A settlement of $1.75 million has been agreed upon by the city of Chaska and the family of Dawn Marie Pfister, who was fatally shot on Highway 212 in 2014.
The Chaska police officer involved in the shooting, Sgt. Brady Juell, has been dismissed from the case, according to an order by Judge Paul Magnuson, filed on May 23 in U.S. District Court. About $700,000 of the settlement will cover attorney fees. Philip Sieff (trustee for Pfister’s children) originally sued for $5 million.
“It’s nice to get some justice for Dawn’s children,” said Robert Bennett, the family’s attorney. “It was a clearly a constitutional violation of an improper use of deadly force.”
The city was previously dropped as a defendant from the case in January but has been reinstated according to the order. “The parties request that the court dismiss Juell from this matter and withdraw the earlier judgment against him,” the order states. “The parties also request that the court reinstate the city of Chaska as a defendant, enter judgement in favor of Sieff and against the city of Chaska.”
The city is insured by the League of Minnesota Cities, which will cover $1.5 million of the settlement. The city will cover the remaining $250,000 through the city's insurance fund, according to City Administrator Matt Podhradsky.
Every year, the city budgets to pay for a high deductible. Those potential payments are placed into the insurance fund, Podhradsky said, adding that he was not sure of how much was in the fund, but that he was confident it would cover the $250,000.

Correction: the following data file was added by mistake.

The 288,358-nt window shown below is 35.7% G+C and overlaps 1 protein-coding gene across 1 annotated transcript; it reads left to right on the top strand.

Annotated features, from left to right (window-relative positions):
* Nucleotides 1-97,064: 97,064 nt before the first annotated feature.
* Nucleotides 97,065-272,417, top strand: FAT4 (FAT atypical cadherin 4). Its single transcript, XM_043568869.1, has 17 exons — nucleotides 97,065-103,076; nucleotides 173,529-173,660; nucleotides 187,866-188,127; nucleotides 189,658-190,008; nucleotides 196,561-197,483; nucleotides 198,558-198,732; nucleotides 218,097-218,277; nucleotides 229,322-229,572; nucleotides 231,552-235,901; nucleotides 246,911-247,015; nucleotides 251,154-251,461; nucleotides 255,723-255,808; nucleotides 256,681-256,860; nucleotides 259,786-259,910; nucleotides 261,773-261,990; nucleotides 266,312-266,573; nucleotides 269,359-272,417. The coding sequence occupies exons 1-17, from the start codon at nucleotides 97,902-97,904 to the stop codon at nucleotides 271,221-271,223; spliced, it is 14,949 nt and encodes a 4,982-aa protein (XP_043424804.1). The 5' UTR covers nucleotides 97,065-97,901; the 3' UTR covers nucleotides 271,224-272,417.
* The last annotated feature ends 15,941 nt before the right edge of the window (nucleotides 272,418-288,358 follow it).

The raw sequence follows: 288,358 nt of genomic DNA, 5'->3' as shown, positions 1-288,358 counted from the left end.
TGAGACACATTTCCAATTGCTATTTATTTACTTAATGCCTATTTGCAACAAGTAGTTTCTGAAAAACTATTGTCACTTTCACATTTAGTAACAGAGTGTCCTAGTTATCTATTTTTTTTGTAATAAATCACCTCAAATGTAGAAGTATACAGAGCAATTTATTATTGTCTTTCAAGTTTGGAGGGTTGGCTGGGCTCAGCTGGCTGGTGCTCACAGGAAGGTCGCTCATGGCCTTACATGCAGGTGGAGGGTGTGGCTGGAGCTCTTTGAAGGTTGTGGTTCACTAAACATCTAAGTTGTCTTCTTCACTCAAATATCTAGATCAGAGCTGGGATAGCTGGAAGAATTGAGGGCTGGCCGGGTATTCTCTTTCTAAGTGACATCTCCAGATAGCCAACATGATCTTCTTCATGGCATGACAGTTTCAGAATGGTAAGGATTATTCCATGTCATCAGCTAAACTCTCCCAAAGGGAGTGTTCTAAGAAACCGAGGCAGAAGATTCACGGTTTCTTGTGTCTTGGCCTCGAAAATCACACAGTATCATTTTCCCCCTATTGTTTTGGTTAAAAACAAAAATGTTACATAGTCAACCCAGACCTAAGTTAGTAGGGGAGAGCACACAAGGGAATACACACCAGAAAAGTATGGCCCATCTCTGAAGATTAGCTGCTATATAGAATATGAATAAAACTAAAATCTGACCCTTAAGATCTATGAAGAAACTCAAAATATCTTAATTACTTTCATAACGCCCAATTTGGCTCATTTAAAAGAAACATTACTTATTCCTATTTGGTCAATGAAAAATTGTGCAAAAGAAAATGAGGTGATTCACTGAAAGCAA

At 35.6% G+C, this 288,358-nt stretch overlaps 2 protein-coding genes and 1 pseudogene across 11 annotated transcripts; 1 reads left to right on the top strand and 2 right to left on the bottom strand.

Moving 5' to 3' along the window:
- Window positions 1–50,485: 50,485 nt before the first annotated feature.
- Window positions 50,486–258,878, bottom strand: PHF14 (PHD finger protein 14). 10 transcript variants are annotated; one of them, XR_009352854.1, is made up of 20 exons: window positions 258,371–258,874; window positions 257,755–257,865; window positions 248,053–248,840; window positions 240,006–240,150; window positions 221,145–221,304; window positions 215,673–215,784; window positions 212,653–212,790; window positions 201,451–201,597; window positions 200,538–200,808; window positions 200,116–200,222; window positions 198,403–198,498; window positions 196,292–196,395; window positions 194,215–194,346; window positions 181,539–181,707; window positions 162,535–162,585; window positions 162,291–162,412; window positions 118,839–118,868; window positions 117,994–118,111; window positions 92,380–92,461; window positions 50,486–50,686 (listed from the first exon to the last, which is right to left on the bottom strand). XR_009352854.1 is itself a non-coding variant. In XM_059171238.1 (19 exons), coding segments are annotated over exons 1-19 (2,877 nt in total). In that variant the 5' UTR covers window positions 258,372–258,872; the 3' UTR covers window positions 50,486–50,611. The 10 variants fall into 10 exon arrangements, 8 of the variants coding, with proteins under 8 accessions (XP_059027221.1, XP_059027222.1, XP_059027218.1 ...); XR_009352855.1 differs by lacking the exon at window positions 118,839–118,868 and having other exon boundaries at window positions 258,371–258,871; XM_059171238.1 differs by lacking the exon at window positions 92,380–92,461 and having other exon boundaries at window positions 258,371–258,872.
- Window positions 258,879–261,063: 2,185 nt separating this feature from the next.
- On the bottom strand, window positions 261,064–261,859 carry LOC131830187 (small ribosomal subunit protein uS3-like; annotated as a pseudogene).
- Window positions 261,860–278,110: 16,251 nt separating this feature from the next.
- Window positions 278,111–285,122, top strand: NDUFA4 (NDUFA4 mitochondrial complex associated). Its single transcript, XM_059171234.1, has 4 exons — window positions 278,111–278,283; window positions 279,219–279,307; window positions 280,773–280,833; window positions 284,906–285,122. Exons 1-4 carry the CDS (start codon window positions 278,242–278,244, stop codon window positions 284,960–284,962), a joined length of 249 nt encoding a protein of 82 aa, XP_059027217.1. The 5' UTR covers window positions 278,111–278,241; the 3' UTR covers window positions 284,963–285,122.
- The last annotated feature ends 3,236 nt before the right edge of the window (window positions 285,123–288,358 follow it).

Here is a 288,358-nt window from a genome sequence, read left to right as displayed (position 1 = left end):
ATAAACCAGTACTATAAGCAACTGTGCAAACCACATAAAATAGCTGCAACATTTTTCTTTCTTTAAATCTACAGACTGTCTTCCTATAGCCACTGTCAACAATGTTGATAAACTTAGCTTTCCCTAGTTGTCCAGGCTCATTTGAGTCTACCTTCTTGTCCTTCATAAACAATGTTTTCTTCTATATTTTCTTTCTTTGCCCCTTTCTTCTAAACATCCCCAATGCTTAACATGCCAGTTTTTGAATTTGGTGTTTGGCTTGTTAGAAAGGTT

The city will have a closed meeting with the Chaska City Council Monday night after the councilors' regular session and will comment on the matter after it concludes.
This article will be updated as the Herald receives more information.
Juell fatally shot Pfister on Highway 212 in Eden Prairie in February 2014. Matthew Serbus, 36, was also fatally shot at the scene, after the two were involved in a hit-and-run crash and then led police on a lengthy highway chase through Carver County that ended when the red Saab they were in crashed into a wall on Highway 212 near Dell Road in Eden Prairie.
Juell and officers involved were cleared of wrongdoing by a grand jury. Pfister’s family filed a lawsuit against Juell and the city of Chaska for $5 million, claiming that he improperly used deadly force.
In a March hearing before Judge Magnuson, attorneys argued if Pfister was a hostage and if Juell used reasonable judgement when he shot her.
After the two crashed, Serbus held a knife to Pfister before police shot him and officers were notified on the radio that there was a hostage situation.
After he was shot, Pfister had reached for his knife, according to previous officer testimony. The defendants argued that she was reasonably perceived as a threat by Juell while the plaintiffs argued that she was acting in self defense because she did not know if Serbus still posed a threat.